Incidently did you know the most upto date of planners for 2014 is Tres Coracôes in Minas. 3to 4 hours from SP, Rio and BH, they are expanding their airport and preparing for the mass of football tourism coming to see the birthplace of Pele.

  • Comment number 51.

    AlexAD, agreed concerning the quality, or lack thereof, of the jails in Brazil, but that goes along my previous point about infrastructure. As much as agree that improving peoples education will benefit the country, I don't agree this alone will solve the violence problem.

    I don't think that the European example, of a small(er) country with much equality, can be reproduced in Brazil. Brazil is much more similar to the USA than any European country. Being continental country and having population in the 200 million, makes inequality a given.

    Even if the extremely bland laws don't generate crime (I think they do), they certainly make the crimes worse. There have been numerous reports and studies pointing out that criminals in Brazil show no restraint because they know further acts of violence have no consequence, even if they are caught. The maximum is 30 years (no life imprisonment sentence) plus parole allowing serial killers to walk free after a fraction of that. No surprise criminals thrive in Brazil.

  • Comment number 52.

    Having visited Rio, I have never been to anywhere where the gap between the have's and have not's is so 'in your face' and blatant.

    Sport (or rather it's issues with Rio) should pale in to insignificance to the obvious social problems there.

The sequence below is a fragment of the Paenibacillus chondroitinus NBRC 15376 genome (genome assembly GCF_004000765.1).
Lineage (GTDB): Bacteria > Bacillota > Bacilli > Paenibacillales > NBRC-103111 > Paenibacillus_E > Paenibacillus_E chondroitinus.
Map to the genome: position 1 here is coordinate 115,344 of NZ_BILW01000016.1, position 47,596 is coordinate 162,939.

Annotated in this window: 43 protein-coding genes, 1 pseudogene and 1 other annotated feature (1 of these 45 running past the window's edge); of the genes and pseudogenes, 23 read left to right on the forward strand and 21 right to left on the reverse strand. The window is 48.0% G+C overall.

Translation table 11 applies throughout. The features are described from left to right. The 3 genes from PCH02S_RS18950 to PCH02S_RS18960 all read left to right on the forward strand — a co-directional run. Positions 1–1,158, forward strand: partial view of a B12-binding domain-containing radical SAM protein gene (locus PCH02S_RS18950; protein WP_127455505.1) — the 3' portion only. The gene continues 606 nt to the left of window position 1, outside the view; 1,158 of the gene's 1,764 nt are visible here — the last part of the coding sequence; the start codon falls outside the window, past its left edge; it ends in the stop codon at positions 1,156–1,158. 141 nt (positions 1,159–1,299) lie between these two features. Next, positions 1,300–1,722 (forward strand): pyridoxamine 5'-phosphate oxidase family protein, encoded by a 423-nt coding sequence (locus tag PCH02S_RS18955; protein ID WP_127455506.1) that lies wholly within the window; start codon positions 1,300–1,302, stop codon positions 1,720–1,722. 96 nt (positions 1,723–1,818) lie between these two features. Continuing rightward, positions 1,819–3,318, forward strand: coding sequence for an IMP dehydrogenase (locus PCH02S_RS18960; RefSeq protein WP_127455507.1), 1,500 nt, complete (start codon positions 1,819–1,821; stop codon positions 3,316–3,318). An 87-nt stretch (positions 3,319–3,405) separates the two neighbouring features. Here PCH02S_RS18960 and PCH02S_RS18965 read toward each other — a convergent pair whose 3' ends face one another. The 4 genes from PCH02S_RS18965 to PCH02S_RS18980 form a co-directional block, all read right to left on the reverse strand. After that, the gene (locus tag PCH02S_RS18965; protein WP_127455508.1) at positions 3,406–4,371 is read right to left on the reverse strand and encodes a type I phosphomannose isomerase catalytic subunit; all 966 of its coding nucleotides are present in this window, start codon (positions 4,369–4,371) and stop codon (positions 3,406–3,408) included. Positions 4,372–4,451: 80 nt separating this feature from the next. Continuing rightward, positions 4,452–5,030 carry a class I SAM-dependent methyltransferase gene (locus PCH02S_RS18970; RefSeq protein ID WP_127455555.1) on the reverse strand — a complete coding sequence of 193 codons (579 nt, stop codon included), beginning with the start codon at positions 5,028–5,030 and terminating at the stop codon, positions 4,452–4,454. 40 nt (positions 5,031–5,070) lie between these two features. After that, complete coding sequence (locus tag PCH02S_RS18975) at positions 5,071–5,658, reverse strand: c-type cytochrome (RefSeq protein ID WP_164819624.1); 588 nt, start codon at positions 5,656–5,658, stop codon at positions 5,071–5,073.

Poverty and crime are one thing, but sat so close to wealth and opportunity 'down the road' tells me that those turning to crime might have a reason to do so.

    If I grew up in a Rio slum, I too would turn to crime.

  • Comment number 53.

    Everyone said the same thing about SA, and that turned out fine. I don't think we should worry too much.

    However, those pictures are quite scary. I thought getting harassed by Blues fans on the way to Villa Park was bad enough, but this is another level!

    http://www.inofftheghost.wordpress.com

  • Comment number 54.

    The 2014 WC will be great for locals and tourists alike. You just have to be smart and careful. Just remember all the horrific scenarios people were envisioning for SA 2010. Sure it wasn't perfect but it didn't turn out catastrophic as many predicted and fear. It'll be especailly sweet for Spaniards who will win the cup again, after winning the Euros, on their way to becoming the best team in history.

  • Comment number 55.

    Speaking as someone who has made some quite mindless decisions, all over the World, through influence of alcohol, I can safely say that a high percentage of danger can be eradicated by using common sense.

    Yes, you can never be sure you won't get unlucky, but by using common sense, staying within a group, being aware of the surrounding environment, and remembering where you are at all times, especially after dark, you eliminate a lot of the obvious dangers.